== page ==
SGP: 651 - 88 points.

It's quite remarkable to see these batches reach maturity after having witnessed them passing through the spirit safe. That being said, when it comes to Bruichladdich, wine was also a significant factor back then...

Bruichladdich 12 yo 2009/2022 (59.4%, Rest & Be Thankful, wine cask, 257 bottles).

Bruichladdich 12 yo 2009/2022 (59.4%, Rest & Be Thankful, wine cask, 257 bottles) Two stars and a half
Well, we know this baby spent its entire life in a wine cask, but we're not quite sure which wine it was. However, the whisky's heavily salmon-hued colour indicates that it was a red wine... Colour: salmon, copper. Nose: quite a bit of gunpowder at the beginning, this cask was probably 'mèché' before making its way to Islay. Perhaps it was one of those white wines from Sauternes that change colour so quickly, after all. Strawberry and apricot jam, quince paste, flint, gunflint... I'm not entirely sure I'm a big fan this time. With water: buds, buds, buds... Mouth (neat): bitter orange, a metallic aspect, still that black powder, blackcurrant, a peony character... With water: well, there's a rubber and bell pepper note coming through. Finish: long, with the same flavours lingering. A very young Saint-Émilion in the aftertaste. Comments: as they say, great, but not exactly for me. However, the colour is extraordinary and the spirit is bold. Well...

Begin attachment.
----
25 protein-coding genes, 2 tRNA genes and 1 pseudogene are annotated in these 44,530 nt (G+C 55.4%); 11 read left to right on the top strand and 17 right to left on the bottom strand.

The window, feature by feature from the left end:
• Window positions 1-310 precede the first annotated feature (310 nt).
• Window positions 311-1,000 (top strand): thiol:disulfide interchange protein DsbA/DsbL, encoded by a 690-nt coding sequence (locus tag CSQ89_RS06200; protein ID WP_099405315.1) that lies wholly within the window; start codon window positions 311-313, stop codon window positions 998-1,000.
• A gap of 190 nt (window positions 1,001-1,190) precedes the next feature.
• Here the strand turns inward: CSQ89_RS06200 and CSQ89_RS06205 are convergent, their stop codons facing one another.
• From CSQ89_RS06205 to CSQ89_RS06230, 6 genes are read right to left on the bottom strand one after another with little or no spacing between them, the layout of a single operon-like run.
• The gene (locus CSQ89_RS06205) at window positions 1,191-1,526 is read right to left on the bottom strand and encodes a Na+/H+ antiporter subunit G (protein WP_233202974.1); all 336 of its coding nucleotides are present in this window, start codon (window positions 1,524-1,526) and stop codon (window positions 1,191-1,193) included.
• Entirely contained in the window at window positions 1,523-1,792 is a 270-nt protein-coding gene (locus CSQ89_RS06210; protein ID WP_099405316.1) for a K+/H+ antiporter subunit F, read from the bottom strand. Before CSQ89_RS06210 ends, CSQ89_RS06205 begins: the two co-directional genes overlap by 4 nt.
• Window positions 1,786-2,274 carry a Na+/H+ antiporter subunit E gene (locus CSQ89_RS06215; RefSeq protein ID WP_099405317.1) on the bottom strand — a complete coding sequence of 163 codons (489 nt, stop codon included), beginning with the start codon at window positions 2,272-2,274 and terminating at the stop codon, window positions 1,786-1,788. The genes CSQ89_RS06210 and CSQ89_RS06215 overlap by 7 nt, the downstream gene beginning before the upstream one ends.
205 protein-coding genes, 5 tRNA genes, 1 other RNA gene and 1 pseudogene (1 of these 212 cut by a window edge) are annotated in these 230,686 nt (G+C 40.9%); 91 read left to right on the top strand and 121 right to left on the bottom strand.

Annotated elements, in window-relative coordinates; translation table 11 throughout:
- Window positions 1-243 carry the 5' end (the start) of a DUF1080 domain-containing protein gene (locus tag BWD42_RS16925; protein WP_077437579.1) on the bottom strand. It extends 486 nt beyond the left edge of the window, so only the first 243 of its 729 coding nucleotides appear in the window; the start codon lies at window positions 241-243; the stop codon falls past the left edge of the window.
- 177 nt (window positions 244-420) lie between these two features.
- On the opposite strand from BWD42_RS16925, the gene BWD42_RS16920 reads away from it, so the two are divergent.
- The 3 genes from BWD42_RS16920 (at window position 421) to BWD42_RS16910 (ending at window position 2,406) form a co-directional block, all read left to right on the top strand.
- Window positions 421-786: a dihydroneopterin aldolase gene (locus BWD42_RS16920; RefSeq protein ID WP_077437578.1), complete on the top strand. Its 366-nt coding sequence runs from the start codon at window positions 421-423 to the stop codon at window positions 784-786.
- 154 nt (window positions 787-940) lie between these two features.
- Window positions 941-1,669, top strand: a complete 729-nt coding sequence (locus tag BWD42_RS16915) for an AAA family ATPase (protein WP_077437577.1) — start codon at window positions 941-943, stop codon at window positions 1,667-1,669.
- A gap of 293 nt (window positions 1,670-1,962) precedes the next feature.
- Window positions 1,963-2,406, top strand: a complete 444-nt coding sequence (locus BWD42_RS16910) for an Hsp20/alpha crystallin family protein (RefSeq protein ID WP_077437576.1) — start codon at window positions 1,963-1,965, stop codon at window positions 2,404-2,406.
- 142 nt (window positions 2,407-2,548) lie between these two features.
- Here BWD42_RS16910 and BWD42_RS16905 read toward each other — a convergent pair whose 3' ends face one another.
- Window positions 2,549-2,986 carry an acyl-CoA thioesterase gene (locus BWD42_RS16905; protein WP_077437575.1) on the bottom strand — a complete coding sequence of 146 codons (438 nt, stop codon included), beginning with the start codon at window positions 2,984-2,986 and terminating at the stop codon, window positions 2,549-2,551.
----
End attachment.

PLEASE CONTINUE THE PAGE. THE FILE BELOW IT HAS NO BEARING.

SGP: 571 - 78 points.

As an act of contrition (perhaps)...

Bruichladdich 18 yo 2003/2022 (57.1%, Rest & Be Thankful, sherry cask, cask #1347, 115 bottles).

Bruichladdich 18 yo 2003/2022 (57.1%, Rest & Be Thankful, sherry cask, cask #1347, 115 bottles) Three stars